Drones vs insects in environmental battle

Drones vs insects in environmental battle

August 24, 2018
Head of Communication

Insects sticking to aircraft cause friction and lead to increased fuel consumption. Drones will now be used to test surface coatings designed to limit the insect pests.

Humans are not the only ones being bothered by close-up encounters with insects this summer. Aircraft are also battling with swarming insects that stick to the smooth aerodynamic surfaces. Naturally, insect repellent is of no use.

Researchers wish to reduce this problem. Fuel consumption is an economic consideration for the airline industry, but reduced fuel consumption will benefit the environment too.

Testing different surface coatings

A new project under the auspices of the EU’s Horizon 2020 Programme will focus on different surface coating to be applied to aircraft. The project will test various water repellent (hydrophobic) and water and oil repellent surface coatings. This is where Norut’s drones come into play.

“The first phase of the project focuses on choosing the best hydrophobic surface coatings,” says Norut Senior Research Scientist Stian Solbø.

Thorough laboratory tests will be performed to study robustness against erosion caused by water, ice, dust and sand. Solbø notes that, to be used in the aircraft industry, the chosen surface coating must have a durability of several thousand hours of flight time.

The next phase will involve the best surface coatings being chosen during a series of tests in a wind tunnel during which live insects are injected into the airstream.

“Norut is responsible for the final phase of the project, which involves testing the surface coatings on drones under realistic conditions. We will fly through an area infested with mosquitoes to ‘harvest’ the insects. The aim will be to compare how many fewer insects are attached to surfaces treated with the hydrophobic coatings than untreated surfaces,” explains Solbø.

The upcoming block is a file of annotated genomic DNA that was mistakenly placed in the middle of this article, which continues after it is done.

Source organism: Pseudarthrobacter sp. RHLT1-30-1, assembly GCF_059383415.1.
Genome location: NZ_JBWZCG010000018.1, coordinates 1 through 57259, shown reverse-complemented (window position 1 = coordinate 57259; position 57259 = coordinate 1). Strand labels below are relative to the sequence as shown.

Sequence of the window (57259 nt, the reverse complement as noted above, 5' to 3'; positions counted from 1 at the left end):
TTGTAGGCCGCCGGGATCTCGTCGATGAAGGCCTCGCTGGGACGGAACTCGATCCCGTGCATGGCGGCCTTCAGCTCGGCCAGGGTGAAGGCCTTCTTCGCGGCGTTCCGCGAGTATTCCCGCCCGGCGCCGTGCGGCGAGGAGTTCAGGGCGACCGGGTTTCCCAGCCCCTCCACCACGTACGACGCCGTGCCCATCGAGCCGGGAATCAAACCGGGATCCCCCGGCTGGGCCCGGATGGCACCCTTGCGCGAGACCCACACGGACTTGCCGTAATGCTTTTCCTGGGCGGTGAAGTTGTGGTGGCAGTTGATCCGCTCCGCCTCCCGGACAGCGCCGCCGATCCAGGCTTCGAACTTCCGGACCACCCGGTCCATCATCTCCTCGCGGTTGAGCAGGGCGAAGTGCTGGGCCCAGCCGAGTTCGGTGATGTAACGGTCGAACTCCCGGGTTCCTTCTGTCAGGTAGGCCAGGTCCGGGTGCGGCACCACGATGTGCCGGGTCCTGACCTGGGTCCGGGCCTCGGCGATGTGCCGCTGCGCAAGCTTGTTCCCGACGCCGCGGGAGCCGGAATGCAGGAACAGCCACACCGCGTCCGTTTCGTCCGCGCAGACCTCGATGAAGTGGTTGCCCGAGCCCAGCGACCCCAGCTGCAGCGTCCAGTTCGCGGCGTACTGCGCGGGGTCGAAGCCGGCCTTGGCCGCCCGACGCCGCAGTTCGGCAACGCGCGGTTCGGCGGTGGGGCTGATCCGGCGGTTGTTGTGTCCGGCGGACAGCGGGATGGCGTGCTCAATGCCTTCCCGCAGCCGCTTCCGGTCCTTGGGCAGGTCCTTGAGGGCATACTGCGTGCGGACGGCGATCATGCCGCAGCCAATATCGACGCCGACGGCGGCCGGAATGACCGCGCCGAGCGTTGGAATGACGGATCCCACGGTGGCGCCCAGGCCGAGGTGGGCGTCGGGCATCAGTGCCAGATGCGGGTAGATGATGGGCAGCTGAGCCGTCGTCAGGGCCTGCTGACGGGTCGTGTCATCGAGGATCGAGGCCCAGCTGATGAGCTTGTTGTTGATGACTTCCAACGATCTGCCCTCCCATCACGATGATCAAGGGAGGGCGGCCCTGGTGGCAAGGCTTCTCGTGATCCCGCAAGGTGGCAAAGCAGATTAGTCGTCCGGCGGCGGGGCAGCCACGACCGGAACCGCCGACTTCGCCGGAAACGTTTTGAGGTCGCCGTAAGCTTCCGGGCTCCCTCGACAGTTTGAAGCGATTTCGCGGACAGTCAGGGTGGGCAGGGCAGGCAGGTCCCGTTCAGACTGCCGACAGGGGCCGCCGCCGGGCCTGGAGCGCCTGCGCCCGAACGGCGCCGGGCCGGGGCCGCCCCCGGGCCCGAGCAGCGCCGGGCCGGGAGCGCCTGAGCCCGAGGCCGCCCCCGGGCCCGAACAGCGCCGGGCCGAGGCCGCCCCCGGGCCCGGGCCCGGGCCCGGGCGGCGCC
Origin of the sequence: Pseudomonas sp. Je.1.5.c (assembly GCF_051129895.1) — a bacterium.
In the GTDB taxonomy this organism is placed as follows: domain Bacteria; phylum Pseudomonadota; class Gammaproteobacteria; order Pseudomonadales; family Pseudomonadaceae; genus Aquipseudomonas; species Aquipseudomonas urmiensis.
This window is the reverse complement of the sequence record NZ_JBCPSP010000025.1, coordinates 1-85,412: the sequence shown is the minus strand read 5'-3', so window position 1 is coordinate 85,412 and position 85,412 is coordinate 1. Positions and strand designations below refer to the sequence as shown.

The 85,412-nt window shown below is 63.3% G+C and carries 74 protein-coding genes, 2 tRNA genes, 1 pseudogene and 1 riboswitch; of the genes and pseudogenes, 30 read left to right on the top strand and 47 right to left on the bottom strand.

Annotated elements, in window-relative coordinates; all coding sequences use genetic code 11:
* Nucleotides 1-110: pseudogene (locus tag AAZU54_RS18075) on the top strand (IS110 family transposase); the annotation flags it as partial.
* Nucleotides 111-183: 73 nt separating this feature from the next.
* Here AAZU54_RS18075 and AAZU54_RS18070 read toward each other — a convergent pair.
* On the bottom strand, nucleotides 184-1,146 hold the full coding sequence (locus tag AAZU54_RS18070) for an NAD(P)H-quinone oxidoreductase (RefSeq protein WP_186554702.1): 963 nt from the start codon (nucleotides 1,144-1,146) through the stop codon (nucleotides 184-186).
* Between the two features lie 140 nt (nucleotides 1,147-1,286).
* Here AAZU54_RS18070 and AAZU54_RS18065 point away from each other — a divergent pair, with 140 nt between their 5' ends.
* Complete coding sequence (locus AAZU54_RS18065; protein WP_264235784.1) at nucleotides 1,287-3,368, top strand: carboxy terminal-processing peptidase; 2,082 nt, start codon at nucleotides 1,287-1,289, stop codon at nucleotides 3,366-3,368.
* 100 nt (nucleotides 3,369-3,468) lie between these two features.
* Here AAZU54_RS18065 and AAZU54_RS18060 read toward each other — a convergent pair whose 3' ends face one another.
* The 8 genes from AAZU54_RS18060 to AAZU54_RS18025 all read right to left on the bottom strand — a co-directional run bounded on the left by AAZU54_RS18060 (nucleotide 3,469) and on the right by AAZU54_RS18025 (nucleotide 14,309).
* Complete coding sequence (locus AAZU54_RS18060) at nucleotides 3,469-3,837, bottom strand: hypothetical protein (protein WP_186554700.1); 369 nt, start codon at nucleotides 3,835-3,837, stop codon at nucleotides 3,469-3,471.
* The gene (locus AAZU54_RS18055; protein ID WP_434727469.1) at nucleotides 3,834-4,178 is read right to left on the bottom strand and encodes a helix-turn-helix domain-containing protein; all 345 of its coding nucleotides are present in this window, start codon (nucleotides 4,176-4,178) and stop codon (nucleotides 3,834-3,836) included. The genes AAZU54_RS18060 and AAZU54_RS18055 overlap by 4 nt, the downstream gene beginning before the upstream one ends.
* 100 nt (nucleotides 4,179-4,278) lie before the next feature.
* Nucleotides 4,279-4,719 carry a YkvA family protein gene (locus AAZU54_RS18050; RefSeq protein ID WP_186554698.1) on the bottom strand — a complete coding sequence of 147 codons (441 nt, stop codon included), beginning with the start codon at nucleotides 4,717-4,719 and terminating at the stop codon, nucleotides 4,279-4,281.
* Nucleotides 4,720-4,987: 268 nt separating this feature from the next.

Insects also a problem for wind turbines

Insects sticking to the surface is a major problem for wind turbines too. Insects stuck to the surface of the turbine blades reduce the output and, as such, the amount of power generated. Norut Research Director Rune Storvold refers to measurements showing a reduction of up to 20-25 per cent.

If the research scientists get closer to a solution for reducing insect sticking on aircraft, this would also be of significance for the wind power industry. However, this is not part of the current EU project.

The Chopin Project, which is an abbreviation for “Coatings with hydrophobic and/or omniphobic properties against insect contamination”, will run until 2021. The project is headed by the Belgian company Materia Nova. The other partners are research and industrial environments in Spain, France and Belgium in addition to Norut based in Tromsø.

Test flights

Where will the test flights involving the drones take place?

“We at Norut are currently working on possible test sites, relevant permits and planning of the operations in parallel with the development of the surface coatings. Those of us with local knowledge of Northern Norway should have no problem finding places with an insect guarantee in midsummer,” says Senior Research Scientist Stian Solbø.